Run-up to Chhattisgarh elections: Anti-incumbency vs infighting

Chief Minister Raman Singh interacts with people during the ongoing Gram Suraj Abhiyan
In the scorching summer afternoon, Chhattisgarh Chief Minister Raman Singh’s chopper made a surprise landing in a field near Turijhar village of Mahasamund district about a fortnight ago. He disembarked the helicopter and trudged down the paddy field for a bumpy walk.

Singh reached the village crossing the rough field, mobilised villagers and discussed their grievances. The exercise was part of his ongoing Gram Suraj Abhiyan — a social audit the chief minister has carried out to assess the performance of the government by making surprise visits to villages and talking to people.

While the government campaign is going on, the ruling Bharatiya Janata Party (BJP) has simultaneously launched “Jan Aashirvaad Yatra” to reach out to voters at the village level. The two campaigns are aimed at beating the three-term anti-incumbency and to propel party workers in election mode. The Assembly elections slated for November will be Singh’s toughest yet.
With a vote difference of only 0.72 per cent, the ruling BJP bagged about 92,000 votes more than the Congress to get additional 10 seats in the 90-member Assembly in Chhattisgarh. The ruling party has 49 members in the Assembly. The Congress had lost six seats by a margin of 1,500 or below.

“The margin is narrow and given the anti-incumbency, the vote share of the Congress is likely to increase by 3 to 4 per cent, which will make a big difference in the ouster of the BJP government,” said Ramesh Varylani, Chhattisgarh Pradesh Congress Committee general secretary. Party in-charge for the state P L Punia is working hard at the micro-level to win Chhattisgarh.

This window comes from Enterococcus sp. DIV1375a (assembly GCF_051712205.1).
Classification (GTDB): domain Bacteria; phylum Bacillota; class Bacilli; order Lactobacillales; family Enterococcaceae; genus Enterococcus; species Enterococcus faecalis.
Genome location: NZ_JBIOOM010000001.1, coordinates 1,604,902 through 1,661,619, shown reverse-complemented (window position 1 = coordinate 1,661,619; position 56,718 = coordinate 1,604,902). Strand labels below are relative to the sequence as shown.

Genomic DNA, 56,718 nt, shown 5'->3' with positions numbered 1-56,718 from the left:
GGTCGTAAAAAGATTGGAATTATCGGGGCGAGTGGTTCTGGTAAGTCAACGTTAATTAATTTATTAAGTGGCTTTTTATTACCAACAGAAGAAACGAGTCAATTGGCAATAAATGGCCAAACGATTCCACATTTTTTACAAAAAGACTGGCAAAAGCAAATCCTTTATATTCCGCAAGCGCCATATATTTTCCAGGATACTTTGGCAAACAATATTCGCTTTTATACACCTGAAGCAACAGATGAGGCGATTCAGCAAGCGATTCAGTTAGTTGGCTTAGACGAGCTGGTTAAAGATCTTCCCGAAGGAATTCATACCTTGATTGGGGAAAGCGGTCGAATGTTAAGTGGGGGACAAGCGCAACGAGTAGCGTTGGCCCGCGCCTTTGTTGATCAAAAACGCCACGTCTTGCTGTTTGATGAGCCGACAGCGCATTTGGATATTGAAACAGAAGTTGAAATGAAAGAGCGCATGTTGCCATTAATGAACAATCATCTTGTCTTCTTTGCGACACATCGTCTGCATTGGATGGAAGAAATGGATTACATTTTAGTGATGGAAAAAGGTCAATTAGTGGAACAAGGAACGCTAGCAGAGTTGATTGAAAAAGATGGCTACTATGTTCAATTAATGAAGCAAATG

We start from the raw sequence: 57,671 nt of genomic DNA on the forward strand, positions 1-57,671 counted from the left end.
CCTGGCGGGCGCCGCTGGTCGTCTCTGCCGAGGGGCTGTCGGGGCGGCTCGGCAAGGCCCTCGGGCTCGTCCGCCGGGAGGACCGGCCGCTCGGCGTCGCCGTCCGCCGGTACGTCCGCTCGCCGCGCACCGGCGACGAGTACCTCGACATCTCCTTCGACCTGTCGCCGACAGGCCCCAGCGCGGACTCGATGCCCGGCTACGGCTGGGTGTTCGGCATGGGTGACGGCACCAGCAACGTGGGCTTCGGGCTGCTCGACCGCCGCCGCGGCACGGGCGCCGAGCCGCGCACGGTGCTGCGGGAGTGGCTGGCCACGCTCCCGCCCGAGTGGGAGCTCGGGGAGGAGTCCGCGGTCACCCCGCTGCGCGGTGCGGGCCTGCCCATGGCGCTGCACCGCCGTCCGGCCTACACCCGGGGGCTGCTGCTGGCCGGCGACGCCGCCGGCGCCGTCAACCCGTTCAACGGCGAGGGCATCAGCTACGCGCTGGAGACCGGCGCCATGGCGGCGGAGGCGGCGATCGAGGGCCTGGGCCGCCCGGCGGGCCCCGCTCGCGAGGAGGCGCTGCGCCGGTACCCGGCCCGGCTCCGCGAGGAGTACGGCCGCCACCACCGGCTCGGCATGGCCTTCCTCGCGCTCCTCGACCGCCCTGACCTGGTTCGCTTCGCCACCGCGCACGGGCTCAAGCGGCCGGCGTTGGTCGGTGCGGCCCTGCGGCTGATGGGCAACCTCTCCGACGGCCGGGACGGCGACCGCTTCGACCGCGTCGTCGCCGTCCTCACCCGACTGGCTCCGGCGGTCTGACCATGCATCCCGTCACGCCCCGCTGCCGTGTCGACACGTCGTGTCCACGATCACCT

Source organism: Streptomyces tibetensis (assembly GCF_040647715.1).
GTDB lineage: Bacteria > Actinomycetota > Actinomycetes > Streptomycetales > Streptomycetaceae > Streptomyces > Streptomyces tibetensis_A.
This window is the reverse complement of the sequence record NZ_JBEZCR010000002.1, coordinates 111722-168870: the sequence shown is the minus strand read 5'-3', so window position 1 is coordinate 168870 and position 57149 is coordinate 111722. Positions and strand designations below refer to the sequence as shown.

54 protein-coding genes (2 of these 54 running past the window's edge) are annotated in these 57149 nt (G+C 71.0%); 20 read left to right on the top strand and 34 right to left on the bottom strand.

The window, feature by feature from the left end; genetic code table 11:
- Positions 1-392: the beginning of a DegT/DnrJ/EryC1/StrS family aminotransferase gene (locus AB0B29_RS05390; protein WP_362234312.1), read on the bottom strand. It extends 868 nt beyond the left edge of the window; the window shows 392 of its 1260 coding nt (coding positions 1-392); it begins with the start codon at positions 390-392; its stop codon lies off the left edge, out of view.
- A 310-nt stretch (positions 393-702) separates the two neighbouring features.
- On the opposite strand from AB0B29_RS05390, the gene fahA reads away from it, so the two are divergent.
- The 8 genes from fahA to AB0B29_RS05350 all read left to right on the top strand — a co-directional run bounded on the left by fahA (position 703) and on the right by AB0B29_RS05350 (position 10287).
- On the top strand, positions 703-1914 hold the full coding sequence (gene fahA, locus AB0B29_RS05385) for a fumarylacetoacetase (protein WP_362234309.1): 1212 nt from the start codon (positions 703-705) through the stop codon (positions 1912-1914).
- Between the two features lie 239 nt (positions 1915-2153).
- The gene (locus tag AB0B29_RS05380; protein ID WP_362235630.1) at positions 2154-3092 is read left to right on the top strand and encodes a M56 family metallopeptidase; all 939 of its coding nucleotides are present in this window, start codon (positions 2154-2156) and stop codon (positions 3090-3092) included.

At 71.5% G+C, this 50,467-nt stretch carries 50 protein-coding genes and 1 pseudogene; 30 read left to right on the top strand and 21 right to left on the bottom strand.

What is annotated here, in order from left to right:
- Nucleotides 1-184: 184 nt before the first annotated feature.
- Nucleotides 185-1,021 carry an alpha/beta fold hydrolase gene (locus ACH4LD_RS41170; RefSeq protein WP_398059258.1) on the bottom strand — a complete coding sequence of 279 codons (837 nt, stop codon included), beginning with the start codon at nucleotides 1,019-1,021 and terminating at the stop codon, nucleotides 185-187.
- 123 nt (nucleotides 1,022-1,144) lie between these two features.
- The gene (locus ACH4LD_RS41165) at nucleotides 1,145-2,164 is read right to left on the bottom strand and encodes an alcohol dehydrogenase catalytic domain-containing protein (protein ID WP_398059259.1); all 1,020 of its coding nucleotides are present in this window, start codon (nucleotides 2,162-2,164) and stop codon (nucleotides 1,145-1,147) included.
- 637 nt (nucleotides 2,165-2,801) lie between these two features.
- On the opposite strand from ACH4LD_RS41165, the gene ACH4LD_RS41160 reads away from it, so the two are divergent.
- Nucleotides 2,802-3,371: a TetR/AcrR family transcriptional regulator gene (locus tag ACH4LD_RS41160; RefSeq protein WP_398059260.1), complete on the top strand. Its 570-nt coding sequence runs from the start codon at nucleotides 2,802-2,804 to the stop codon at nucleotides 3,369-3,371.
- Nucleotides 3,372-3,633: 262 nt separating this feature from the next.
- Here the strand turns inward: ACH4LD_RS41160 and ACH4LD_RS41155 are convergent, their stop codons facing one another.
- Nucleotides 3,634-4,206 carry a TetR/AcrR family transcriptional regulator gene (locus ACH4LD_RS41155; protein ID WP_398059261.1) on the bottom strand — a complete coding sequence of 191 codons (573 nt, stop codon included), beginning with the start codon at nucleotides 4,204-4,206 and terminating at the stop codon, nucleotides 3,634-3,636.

BJP leaders concede that all is not well with the government's performance and the party cadre. “There is anti-incumbency and party workers are resenting, but the situation will not be the same by October when our affiliated workers will plunge into action and the cadre will activate,” said senior BJP leader Subhash Rao. The two campaigns have "managed the crises 50 per cent,” he added.

The real crisis is in the Congress, said Rao. “In BJP, there is only resentment and not internal fight… but in the Congress, the tussle among leaders has spilt out in open,” he added. Congress’ Chhattisgarh unit President Bhupesh Baghel has failed to take other leaders into confidence.

The Congress realised that it could not aim for the maximum only with Baghel’s leadership. The party has anointed Charandas Mahant as election in-charge and gave different roles to senior leaders, including Motilal Vora, for the Chhattisgarh election. 

The BJP is eyeing differences in the opposition camp to ripe electoral benefits.

“Once the ticket distribution is over, in-fighting in the Congress will flare up to give an advantage to the BJP, which has an organisation to keep the cadre in discipline,” said Rao. But he apprehended if the “united” Congress is in the fray, it will not be an easy battle for the BJP.

Keeping senior leaders united and intact will certainly be a problem for the Congress as it has already lost one. The first chief minister of Chhattisgarh and former All India Congress Committee (AICC) spokesperson, Ajit Jogi, has quit and floated Chhattisgarh Janata Congress.

Jogi is likely to be the third wheel and may become the kingmaker. 

According to Rao, Jogi will eat into the Congress’ votes as satnamis — the community that rallies behind Jogi — have never been BJP voters. In 2013, the BJP had won 9 out of the 10 seats dominated by the community. Even a split in the minority votes will give an advantage to the BJP, he claimed.

The political observers, however, see it differently. “In the 2013 state election, Jogi was with the Congress and a section of voters did not support the party fearing he will become the chief minister,” said Virendra Pandey, a former minister. Now when Jogi is not in the Congress, the anti-Jogi votes will come to the Congress kitty that will scale up the party’s vote share, he said.

The Congress has accused Jogi of being hand-in-glove with Singh in a bid to prevent anti-Jogi voters polling for the saffron party.

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